Yes, You Do Have Time for Yoga

There’s a common notion that we need to do a 60- or 90-minute practice in order to reap the benefits of yoga. Sure, longer is great if you have the time, but a shorter practice, done with intent and focus, is equally effective. Even five minutes of yoga can bring us into a place of ease and presence. What’s most important is consistency—doing a little bit every day is more beneficial than a longer practice several times a week. 

Here’s a sequence that will take you about 30 minutes if you do the whole thing—but, if you only have five or 15 minutes, you can stop there and still have a well-rounded experience. You can adjust the sequence to suit your needs and personalize it to make it your own.

Begin by setting an intention for your practice: What compels you to your mat today? This might be a word, a dedication, or a certain quality you want to call forth from within yourself.

Five-Minute Practice

Easy Pose
Come to sit in Easy (cross-legged) pose, with the hips elevated over the knees. Move into Dirgha pranayama, the Complete or Three-Part Yogic Breath. Take about 10 Dirgha breaths.

Come onto all fours, stacking your shoulders under your wrists, knees aligned with hips.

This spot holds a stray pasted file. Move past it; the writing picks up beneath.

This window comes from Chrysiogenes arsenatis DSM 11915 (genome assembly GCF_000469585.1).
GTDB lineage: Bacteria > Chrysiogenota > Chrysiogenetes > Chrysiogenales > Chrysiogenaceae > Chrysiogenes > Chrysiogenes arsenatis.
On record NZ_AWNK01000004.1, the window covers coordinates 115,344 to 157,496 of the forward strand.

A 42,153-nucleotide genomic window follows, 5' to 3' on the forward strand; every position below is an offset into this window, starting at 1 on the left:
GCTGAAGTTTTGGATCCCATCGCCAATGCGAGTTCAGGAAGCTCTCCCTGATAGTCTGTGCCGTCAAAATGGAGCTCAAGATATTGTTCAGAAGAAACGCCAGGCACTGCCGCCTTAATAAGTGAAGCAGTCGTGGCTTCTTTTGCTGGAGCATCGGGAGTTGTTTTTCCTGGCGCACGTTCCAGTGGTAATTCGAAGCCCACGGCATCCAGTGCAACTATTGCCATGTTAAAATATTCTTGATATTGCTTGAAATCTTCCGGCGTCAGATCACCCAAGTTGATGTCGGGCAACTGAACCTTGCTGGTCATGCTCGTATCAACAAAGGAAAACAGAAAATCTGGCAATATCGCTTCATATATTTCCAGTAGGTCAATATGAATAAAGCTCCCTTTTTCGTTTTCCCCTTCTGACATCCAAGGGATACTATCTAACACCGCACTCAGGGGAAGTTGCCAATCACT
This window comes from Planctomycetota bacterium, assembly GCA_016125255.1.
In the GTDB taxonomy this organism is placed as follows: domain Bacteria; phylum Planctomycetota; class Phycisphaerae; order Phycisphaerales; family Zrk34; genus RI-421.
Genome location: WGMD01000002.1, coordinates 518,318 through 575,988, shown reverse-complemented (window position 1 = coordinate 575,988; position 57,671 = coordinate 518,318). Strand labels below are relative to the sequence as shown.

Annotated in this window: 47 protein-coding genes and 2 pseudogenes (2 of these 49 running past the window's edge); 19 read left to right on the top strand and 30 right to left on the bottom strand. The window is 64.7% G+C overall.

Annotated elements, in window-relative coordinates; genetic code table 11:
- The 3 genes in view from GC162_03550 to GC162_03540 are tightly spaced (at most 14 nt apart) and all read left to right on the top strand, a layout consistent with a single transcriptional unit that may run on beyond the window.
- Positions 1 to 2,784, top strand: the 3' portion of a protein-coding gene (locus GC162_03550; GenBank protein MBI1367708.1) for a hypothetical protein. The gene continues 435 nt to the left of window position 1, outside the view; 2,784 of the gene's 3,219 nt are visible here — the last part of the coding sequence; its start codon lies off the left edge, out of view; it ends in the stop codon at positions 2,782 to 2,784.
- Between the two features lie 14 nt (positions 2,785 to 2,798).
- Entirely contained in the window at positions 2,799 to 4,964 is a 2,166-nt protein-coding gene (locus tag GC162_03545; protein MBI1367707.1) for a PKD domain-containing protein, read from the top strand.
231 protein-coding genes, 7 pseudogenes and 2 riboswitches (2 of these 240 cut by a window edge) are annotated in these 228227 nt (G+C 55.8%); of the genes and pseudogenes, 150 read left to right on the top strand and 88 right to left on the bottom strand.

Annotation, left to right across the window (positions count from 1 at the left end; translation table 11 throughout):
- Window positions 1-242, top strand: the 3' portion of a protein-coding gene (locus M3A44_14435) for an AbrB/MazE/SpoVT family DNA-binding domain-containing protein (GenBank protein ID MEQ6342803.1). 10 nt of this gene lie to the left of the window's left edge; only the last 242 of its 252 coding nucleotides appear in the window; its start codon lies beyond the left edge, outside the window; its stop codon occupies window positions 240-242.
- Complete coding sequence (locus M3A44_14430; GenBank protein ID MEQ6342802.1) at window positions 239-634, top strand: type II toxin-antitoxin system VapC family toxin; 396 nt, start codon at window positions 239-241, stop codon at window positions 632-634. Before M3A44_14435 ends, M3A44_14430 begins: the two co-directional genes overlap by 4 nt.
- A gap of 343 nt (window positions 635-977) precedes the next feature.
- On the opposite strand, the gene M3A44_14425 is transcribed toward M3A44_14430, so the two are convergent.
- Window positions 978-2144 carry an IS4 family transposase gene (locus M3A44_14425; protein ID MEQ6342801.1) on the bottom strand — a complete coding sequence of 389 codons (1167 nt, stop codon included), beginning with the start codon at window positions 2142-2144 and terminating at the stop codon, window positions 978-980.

Cat and Dog
Inhale into Dog, lifting the chin and the tailbone, and exhale into Cat, rounding the spine.

Thread the Needle
From Table position, inhale the right arm up; then slide it under the left arm. Repeat five times and move to the other side, finally coming back to Table.

Sun Bird
Extend the right arm forward and the left leg back on an inhale, keeping the hips level. On your exhale, draw the right elbow and the left knee together underneath you, rounding the upper spine and contracting the abdomen. Do this about 10 times per side.

Releasing the left leg to the floor, turn the outside edge of the left foot parallel to the short edge of your mat, adjusting the right shin so that the ankle is behind the knee. The torso is at a right angle to the floor, facing the long edge of your mat. Keep the hips and ankles in line with the knees. Inhale the right arm up and overhead, lengthening the side body. Repeat four times.

Child’s Pose